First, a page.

This makes Tesco a more competitive supermarket. The comments Tesco will receive on their feedback forms will have a great influence on Tesco making them improve their stores to suit the customer needs. Shareholders are people who legally own shares of stock in Tesco Plc, they are needed as if Tesco is losing income and find themselves in financial trouble they can sell their shares to help build up the business, so the more shareholders they hold they better the chance of recovery. Shareholders want the business to succeed and their shares to increase which means a better return/dividend.

    • Word count: 1468
  25. Examine the main benefits for a company such as General Motors of adapting a system of lean production.

    However, should GM choose to implement this process in all their 178 plants that are located across 12 countries, there are likely to be problems with supply of parts, especially if they require 300 suppliers per plant as Toyota do. Should GM switch to lean production, they're likely to require different needs from suppliers, possibly needs current suppliers can't fulfil because of technical differences or problems with transportation, meaning GM may have to seek for for new suppliers of which they have no developed relationships with. Although, due to Lean production cutting waste levels, possibility less suppliers overall are needed.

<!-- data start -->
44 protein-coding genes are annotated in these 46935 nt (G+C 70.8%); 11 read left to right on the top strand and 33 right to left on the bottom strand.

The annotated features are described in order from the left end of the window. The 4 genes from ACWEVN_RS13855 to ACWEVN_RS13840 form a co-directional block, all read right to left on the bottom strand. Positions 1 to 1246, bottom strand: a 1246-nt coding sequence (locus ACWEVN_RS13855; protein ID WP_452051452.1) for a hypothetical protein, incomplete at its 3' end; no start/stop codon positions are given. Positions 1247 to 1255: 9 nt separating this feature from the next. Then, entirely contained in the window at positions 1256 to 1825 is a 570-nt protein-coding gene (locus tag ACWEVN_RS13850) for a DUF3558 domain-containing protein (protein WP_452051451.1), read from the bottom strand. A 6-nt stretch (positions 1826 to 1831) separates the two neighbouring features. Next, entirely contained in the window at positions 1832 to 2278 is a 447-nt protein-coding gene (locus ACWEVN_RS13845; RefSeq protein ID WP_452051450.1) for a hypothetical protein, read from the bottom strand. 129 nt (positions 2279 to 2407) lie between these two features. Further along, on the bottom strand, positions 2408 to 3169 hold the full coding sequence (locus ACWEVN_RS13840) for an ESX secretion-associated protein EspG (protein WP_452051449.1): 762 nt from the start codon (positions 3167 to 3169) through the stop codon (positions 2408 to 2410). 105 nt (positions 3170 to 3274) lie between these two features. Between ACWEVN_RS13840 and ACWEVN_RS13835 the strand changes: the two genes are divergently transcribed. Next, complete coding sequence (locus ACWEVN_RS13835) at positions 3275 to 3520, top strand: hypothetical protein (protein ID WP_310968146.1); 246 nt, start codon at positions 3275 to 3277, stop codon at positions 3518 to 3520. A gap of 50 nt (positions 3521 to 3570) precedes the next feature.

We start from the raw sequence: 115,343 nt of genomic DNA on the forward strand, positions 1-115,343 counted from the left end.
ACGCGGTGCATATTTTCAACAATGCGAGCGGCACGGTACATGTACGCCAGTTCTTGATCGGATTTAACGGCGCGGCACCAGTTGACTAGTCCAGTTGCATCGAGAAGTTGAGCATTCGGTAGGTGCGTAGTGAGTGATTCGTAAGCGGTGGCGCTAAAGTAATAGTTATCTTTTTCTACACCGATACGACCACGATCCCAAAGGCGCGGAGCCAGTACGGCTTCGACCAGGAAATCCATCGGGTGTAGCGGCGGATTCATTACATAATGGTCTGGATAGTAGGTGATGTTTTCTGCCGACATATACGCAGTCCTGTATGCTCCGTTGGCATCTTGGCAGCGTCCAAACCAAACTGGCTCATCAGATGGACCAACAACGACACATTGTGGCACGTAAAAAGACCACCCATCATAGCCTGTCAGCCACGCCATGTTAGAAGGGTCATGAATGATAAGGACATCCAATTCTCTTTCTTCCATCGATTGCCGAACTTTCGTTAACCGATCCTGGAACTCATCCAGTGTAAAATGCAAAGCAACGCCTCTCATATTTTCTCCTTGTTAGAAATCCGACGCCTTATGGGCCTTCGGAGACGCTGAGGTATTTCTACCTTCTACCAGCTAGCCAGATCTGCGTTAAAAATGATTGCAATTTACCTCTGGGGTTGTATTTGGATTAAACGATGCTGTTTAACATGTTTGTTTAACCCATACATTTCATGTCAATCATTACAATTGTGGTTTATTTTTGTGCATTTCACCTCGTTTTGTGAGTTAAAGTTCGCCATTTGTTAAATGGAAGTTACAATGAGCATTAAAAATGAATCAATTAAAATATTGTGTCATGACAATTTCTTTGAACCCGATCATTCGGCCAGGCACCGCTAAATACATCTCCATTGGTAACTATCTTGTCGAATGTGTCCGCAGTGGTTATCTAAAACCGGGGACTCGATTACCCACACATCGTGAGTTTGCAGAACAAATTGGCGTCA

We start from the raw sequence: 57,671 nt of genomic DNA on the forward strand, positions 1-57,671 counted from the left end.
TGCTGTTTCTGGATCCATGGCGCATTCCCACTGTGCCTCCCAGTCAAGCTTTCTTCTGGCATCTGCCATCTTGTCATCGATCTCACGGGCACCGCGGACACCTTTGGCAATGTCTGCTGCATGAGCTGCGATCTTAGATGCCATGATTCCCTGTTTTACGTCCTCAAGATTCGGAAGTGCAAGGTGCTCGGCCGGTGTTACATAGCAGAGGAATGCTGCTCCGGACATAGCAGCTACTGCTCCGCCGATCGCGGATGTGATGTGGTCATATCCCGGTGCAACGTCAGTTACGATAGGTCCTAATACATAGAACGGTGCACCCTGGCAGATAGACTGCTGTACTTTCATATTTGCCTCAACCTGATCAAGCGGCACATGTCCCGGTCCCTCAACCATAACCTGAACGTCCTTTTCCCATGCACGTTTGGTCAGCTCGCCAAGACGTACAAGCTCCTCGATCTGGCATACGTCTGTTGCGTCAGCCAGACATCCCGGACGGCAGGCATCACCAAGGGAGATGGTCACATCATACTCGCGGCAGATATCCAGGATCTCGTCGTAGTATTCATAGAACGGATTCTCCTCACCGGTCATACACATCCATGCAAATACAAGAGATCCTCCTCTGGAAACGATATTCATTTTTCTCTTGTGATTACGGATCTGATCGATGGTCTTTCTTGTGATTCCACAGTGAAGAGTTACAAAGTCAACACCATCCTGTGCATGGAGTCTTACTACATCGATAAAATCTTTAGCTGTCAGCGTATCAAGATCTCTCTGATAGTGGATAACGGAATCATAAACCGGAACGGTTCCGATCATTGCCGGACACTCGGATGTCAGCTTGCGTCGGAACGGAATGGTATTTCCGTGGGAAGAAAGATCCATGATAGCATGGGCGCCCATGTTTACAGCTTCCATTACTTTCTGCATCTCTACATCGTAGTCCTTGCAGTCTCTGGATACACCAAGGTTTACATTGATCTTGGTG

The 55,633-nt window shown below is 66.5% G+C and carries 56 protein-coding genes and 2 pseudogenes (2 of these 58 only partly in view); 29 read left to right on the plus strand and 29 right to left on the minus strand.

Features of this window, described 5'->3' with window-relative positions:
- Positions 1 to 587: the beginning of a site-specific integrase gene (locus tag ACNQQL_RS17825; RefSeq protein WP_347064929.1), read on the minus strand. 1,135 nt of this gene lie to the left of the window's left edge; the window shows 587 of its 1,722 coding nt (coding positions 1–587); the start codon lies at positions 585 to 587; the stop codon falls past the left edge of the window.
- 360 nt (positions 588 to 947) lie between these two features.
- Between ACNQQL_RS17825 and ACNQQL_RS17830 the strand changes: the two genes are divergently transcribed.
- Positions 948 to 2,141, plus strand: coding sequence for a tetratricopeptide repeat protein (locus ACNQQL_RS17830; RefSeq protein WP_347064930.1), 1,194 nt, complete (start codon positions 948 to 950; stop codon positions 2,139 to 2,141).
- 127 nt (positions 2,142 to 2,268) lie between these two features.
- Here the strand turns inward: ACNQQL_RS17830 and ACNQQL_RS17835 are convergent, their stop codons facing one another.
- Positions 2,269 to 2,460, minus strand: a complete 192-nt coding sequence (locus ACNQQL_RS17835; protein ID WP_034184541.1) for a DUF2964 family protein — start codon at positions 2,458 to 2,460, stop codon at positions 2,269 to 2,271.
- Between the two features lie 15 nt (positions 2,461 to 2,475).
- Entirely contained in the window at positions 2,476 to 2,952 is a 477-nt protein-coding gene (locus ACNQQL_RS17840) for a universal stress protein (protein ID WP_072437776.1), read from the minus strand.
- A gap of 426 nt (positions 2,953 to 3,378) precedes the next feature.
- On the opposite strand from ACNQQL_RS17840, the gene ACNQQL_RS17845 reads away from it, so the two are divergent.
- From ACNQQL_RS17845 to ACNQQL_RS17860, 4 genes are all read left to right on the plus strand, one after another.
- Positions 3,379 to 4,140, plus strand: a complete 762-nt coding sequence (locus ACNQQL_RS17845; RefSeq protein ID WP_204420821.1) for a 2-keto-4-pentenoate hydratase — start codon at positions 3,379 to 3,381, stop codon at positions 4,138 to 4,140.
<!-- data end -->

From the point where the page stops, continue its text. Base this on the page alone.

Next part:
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Conclusion analysis

Good conclusions usually refer back to the question or title and address it directly - for example by using key words from the title.
How well do you think these conclusions address the title or question? Answering these questions should help you find out.

  1. Do they use key words from the title or question?
  2. Do they answer the question directly?
  3. Can you work out the question or title just by reading the conclusion?